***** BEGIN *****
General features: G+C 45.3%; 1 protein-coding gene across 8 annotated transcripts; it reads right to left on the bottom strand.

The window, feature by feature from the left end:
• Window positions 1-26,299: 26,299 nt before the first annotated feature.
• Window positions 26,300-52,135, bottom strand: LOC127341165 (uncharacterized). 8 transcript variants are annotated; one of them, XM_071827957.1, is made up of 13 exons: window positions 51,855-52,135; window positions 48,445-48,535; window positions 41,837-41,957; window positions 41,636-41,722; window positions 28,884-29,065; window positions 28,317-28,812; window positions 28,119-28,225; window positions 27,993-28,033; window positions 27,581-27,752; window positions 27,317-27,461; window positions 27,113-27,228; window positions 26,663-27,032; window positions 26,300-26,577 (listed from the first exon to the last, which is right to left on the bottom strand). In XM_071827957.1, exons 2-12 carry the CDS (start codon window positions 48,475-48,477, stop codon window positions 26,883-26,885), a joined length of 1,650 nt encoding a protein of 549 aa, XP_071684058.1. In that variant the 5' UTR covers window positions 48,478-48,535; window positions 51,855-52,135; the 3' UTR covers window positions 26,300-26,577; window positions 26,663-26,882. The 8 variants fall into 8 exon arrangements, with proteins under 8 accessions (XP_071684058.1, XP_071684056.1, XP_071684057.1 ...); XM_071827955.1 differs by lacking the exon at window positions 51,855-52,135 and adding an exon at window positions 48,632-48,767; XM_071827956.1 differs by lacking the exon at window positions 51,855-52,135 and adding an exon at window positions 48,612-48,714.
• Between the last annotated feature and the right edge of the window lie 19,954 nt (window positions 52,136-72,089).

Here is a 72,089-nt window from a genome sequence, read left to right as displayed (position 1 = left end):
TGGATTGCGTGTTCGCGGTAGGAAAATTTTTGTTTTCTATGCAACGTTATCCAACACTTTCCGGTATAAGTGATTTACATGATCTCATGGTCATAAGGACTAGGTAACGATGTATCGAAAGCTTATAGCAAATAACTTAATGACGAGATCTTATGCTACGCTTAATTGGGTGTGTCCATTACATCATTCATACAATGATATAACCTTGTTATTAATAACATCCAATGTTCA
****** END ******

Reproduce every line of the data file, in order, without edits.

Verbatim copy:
General features: G+C 45.3%; 1 protein-coding gene across 8 annotated transcripts; it reads right to left on the bottom strand.

The window, feature by feature from the left end:
• Window positions 1-26,299: 26,299 nt before the first annotated feature.
• Window positions 26,300-52,135, bottom strand: LOC127341165 (uncharacterized). 8 transcript variants are annotated; one of them, XM_071827957.1, is made up of 13 exons: window positions 51,855-52,135; window positions 48,445-48,535; window positions 41,837-41,957; window positions 41,636-41,722; window positions 28,884-29,065; window positions 28,317-28,812; window positions 28,119-28,225; window positions 27,993-28,033; window positions 27,581-27,752; window positions 27,317-27,461; window positions 27,113-27,228; window positions 26,663-27,032; window positions 26,300-26,577 (listed from the first exon to the last, which is right to left on the bottom strand). In XM_071827957.1, exons 2-12 carry the CDS (start codon window positions 48,475-48,477, stop codon window positions 26,883-26,885), a joined length of 1,650 nt encoding a protein of 549 aa, XP_071684058.1. In that variant the 5' UTR covers window positions 48,478-48,535; window positions 51,855-52,135; the 3' UTR covers window positions 26,300-26,577; window positions 26,663-26,882. The 8 variants fall into 8 exon arrangements, with proteins under 8 accessions (XP_071684058.1, XP_071684056.1, XP_071684057.1 ...); XM_071827955.1 differs by lacking the exon at window positions 51,855-52,135 and adding an exon at window positions 48,632-48,767; XM_071827956.1 differs by lacking the exon at window positions 51,855-52,135 and adding an exon at window positions 48,612-48,714.
• Between the last annotated feature and the right edge of the window lie 19,954 nt (window positions 52,136-72,089).

Here is a 72,089-nt window from a genome sequence, read left to right as displayed (position 1 = left end):
TGGATTGCGTGTTCGCGGTAGGAAAATTTTTGTTTTCTATGCAACGTTATCCAACACTTTCCGGTATAAGTGATTTACATGATCTCATGGTCATAAGGACTAGGTAACGATGTATCGAAAGCTTATAGCAAATAACTTAATGACGAGATCTTATGCTACGCTTAATTGGGTGTGTCCATTACATCATTCATACAATGATATAACCTTGTTATTAATAACATCCAATGTTCA